Australian Open to exhibit blind and low vision tennis matches for first time – ABC News

Australian Open to exhibit blind and low vision tennis matches for first time
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For many Australians living with blindness or vision impairment, it can be difficult to identify their representation in mainstream Australian sport.
The Australian Open will host a series of exhibition matches between blind and low-vision tennis players
The matches form part of a broader campaign to promote a better representation of disability in sport
An online survey suggests nearly two-thirds of Australians with a disability believe they are under-represented in sport 
But the Australian Open is about to host exhibition matches featuring blind and low vision (BLV) tennis athletes for the first time in an effort to raise awareness and promote the emerging sport.
The matches, to be held on Monday, January 23, will star Australian women's top-ranking B2 BLV tennis champion Courtney Webeck along with others who have a vision impairment.
"I think blind tennis has the ability to grow to an amazing platform over the next few years," Webeck said.
"We've seen it happen with wheelchair tennis at a high level to the Paralympics."
Blind Sports Australia has partnered with a payment processing corporation to fund the BLV tennis matches at the tournament, as well as local tennis clubs.
"They're putting money back into grassroots tennis to give athletes with a vision impairment priceless opportunities to enjoy the sport, whether it's being social or at a high professional level," Webeck said.
Blind tennis is typically played on a brightly lit indoor court. The court is smaller than a regular tennis court and the rackets used by players are shorter.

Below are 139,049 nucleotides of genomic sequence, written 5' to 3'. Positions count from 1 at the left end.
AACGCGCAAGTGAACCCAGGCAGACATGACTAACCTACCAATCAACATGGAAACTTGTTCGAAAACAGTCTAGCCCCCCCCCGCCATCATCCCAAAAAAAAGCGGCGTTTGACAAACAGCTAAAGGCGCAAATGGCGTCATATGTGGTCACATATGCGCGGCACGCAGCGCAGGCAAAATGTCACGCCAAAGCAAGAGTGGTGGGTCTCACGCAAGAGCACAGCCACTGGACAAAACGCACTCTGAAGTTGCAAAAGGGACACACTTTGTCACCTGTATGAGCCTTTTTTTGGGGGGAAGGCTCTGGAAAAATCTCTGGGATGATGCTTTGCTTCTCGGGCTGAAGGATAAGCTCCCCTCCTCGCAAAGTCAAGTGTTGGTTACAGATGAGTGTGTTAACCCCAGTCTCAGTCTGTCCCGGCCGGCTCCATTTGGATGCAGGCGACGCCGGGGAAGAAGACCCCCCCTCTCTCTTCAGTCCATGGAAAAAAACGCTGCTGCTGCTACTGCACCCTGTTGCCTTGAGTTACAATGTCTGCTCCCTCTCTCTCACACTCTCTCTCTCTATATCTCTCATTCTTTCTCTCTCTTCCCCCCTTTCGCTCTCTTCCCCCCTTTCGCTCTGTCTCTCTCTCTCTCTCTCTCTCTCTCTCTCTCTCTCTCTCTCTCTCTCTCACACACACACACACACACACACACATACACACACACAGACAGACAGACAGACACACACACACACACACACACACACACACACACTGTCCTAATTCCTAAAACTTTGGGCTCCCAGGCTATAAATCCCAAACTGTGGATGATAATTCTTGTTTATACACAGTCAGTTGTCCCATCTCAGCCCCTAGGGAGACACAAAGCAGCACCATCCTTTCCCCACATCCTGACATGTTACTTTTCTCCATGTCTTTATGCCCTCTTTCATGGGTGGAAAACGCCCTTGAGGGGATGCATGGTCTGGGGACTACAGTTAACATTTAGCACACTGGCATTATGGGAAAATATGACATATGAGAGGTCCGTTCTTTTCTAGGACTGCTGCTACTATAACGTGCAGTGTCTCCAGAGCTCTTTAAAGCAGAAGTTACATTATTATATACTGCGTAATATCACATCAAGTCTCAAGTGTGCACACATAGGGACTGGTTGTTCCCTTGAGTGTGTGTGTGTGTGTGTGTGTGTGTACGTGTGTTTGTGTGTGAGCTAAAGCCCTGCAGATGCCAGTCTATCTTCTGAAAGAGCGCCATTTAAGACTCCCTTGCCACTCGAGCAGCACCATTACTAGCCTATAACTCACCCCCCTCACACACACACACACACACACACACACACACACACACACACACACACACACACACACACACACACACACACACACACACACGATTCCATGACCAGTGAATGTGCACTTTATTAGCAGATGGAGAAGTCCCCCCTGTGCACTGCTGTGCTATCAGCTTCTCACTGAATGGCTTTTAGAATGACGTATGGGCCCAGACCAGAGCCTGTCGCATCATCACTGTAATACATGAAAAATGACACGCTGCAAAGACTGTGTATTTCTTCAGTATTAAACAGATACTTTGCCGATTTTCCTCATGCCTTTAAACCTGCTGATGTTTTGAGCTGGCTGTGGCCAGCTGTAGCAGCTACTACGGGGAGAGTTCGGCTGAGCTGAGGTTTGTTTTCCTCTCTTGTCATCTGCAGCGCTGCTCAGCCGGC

The blind tennis ball or sound ball is made of foam and contains a bell or rattle that helps players gauge which direction a ball has been hit and whether it is a backhand or forehand hit.  
Blind Sports Australia chief executive Matt Clayton hopes introducing blind tennis to a larger audience will pave the way for more games to occur.
"It's a great opportunity to showcase for the first time some matches at the Australian Open," he said.
"I'd love to see this become something that is not just an opportunity to have an exhibition match, but ideally down the line we'd love to have a championship held while the Australian Open's on."
An online survey by YouGov found 66 per cent of people believed there was not enough representation of people with a disability in sport.
The study was conducted between December 15 and December 18 last year and involved a national sample of 1,048 Australians aged 18 years and over.
The data was weighted by age, gender, and region to reflect the latest Australian Bureau of Statistics population estimates.
"I think stats are really important to better highlight the fact that there is some disparity still, for people living with a disability, in terms of being able to see athletes who may have a similar disability or impairment on court," Mr Clayton said.
"We know that blind tennis itself, or low vision tennis, is quite an emerging sport, particularly here in Australia."
Webeck still feels blind and low vision athletes are overlooked, but hopes to contribute to change that will benefit the next generation.
"There's so many sensational athletes, and blind tennis isn't all that much different to traditional tennis, so I'd love to see it be on more tournaments around the world," she said.
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